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Honoring the 24 Brave Souls Who Made the Trip to the Moon and Back

Posted by Guy Pirro   09/10/2019 02:49AM

Honoring the 24 Brave Souls Who Made the Trip to the Moon and Back

This photograph, taken by Alan L. Bean during the second Apollo 12 Extra-Vehicular Activity (EVA), shows two US spacecraft on the surface of the moon. The Apollo 12 Lunar Excursion Module (LEM) is in the background. The unmanned Surveyor 3 spacecraft, which soft-landed on the moon on April 19, 1967, is in the foreground. The Apollo 12 LEM, with astronauts Charles Conrad Jr. and Alan Bean aboard, landed about 600 feet from Surveyor 3 in the Ocean of Storms. The television camera and several other pieces were taken from Surveyor 3 and brought back to Earth for scientific examination. Here, Conrad examines the Surveyor's TV camera prior to detaching it. Astronaut Richard F. Gordon Jr. remained with the Apollo 12 Command and Service Modules (CSM) in lunar orbit while Conrad and Bean descended in the LEM to explore the moon. (Image Credit: NASA)



Honoring the 24 Brave Souls Who Made the Trip to the Moon and Back


This year marks the 50th anniversary of the Apollo 11 Moon landing in 1969.


In all, twenty four courageous astronauts risked their lives and made the voyage from the Earth to the Moon and back between 1968 and 1972.


Three astronauts made the journey from the Earth to the Moon twice: James Lovell (Apollo 8 and Apollo 13), John Young (Apollo 10 and Apollo 16), and Gene Cernan (Apollo 10 and Apollo 17).


Neil Armstrong and Edwin "Buzz" Aldrin were the first of twelve astronauts who walked on the Moon surface.


Alan Shepard was the only member of the original Mercury 7 that had the opportunity set foot on the Moon.


Yet it is hard to believe that out of this elite group of twelve, only four of America's Moon walkers are still alive today: Buzz Aldrin (Apollo 11), David Scott (Apollo 15), Charles Duke (Apollo 16), and Harrison Schmitt (Apollo 17).




Who Walked on the Moon?

Neil Armstrong                       (1930-2012)               —Apollo 11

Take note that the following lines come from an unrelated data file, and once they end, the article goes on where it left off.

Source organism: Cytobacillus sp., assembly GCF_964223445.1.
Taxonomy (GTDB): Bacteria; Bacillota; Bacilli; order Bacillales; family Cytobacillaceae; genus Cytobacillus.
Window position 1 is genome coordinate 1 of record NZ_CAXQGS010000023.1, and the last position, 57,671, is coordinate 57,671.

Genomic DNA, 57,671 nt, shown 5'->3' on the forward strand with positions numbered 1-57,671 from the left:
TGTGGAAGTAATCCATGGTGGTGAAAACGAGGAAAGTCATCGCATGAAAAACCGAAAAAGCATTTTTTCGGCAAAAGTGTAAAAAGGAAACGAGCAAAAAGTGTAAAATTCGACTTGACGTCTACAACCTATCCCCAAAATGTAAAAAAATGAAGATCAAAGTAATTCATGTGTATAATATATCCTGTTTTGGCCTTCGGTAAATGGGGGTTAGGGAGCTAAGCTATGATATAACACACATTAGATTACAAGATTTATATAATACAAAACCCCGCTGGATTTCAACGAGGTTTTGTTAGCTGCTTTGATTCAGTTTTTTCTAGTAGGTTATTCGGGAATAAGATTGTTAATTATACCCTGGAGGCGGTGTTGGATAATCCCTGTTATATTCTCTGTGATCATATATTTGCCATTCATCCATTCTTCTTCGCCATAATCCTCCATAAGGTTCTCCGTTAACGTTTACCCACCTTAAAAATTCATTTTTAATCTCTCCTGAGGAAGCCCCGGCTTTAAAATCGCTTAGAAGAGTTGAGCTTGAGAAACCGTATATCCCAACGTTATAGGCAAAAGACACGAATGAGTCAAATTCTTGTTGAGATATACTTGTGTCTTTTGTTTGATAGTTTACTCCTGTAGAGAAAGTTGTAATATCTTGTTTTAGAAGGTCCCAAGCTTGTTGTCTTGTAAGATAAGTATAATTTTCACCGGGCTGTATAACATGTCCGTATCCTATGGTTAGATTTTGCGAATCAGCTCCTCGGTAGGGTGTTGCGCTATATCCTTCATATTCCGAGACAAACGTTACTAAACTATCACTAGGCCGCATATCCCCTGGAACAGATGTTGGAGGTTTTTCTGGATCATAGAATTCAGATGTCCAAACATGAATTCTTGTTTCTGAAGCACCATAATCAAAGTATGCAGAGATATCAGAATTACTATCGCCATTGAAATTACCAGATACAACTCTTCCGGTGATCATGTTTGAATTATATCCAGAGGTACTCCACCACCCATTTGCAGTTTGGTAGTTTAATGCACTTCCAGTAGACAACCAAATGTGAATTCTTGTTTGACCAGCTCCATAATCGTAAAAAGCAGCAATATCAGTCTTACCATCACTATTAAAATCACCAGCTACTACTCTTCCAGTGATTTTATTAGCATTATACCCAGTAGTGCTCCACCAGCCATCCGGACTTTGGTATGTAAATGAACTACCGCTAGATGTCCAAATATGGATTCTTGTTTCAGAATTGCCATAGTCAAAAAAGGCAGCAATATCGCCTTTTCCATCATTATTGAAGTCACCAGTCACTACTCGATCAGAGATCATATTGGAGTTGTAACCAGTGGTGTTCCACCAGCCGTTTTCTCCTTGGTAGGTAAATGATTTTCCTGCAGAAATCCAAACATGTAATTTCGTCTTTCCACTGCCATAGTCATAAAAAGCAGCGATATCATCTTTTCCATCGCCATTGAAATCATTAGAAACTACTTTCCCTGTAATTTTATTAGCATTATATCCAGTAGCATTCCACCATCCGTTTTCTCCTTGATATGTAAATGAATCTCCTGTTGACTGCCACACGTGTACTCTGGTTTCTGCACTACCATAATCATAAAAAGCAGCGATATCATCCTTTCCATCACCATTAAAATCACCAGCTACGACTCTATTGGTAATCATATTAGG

Edwin "Buzz" Aldrin                (1930- )                      —Apollo 11

Charles "Pete" Conrad            (1930-1999)               —Apollo 12

Alan Bean                               (1932-2018)                —Apollo 12

Alan B. Shepard Jr.                 (1923-1998)                —Apollo 14

Edgar D. Mitchell                   (1930-2016)                —Apollo 14

David R. Scott                          (1932- )                      —Apollo 15

James B. Irwin                         (1930-1991)               —Apollo 15

John W. Young                        (1930-2018)               —Apollo 10 (orbital), Apollo 16 (landing)

Charles M. Duke                    (1935- )                       —Apollo 16

Eugene Cernan                      (1934-2017)                —Apollo 10 (orbital), Apollo 17 (landing)

Harrison H. Schmitt               (1935- )                       —Apollo 17


Who Orbited the Moon?

Frank Borman                        (1928- )                       —Apollo 8

William A. Anders                  (1933- )                       —Apollo 8

James A. Lovell Jr.                  (1928- )                       —Apollo 8, Apollo 13

Thomas Stafford                     (1930- )                      —Apollo 10

Michael Collins                       (1930- )                      —Apollo 11

Richard F. Gordon Jr.             (1929-2017)                —Apollo 12

Fred W. Haise Jr.                    (1933- )                       —Apollo 13

John L. Swigert Jr.                  (1931-1982)                —Apollo 13

Stuart A. Roosa                       (1933-1994)               —Apollo 14

Alfred M. Worden                  (1932- )                       —Apollo 15

Thomas K. Mattingly II            (1936- )                      —Apollo 16

Ronald E. Evans                       (1933-1990)               —Apollo 17


As we prepare for the next wave of Moon walkers in the coming decades, these first twenty four voyagers should forever be remembered for their contributions to the exploration of space as part of the ambitious Apollo Program – an undertaking so bold and difficult, that it has achieved an iconic stature in the history of mankind.




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